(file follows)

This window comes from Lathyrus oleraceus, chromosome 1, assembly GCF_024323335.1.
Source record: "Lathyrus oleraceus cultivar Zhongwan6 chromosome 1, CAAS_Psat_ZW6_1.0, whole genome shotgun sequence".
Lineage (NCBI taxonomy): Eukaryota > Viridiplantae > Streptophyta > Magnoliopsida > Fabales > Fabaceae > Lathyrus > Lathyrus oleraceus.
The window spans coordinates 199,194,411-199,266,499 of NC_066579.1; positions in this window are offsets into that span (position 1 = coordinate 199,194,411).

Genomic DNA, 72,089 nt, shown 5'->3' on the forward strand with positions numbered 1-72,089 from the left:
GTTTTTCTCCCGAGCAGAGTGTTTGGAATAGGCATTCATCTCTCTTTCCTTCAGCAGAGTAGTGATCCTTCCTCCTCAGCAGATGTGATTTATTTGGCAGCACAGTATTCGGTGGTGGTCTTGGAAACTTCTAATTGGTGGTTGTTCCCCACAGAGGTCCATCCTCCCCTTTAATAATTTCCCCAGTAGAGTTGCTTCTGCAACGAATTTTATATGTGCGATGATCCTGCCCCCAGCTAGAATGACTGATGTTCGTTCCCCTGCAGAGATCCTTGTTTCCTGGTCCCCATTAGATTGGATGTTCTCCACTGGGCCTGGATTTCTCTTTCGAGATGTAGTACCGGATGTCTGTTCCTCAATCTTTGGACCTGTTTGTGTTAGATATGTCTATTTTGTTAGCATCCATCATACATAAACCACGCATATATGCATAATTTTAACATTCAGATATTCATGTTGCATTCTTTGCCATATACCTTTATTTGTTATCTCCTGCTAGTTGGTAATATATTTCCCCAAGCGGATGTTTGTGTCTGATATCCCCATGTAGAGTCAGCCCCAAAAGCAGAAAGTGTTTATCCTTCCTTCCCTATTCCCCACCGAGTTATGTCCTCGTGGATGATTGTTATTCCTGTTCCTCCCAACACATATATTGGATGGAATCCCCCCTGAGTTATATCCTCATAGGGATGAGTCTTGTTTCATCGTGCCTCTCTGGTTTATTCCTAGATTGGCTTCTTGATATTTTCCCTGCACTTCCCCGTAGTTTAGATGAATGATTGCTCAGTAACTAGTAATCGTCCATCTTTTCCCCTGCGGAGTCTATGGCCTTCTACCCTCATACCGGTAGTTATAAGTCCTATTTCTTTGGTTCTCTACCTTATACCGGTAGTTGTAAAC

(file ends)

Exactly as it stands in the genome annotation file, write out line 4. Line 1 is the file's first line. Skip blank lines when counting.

The window spans coordinates 199,194,411-199,266,499 of NC_066579.1; positions in this window are offsets into that span (position 1 = coordinate 199,194,411).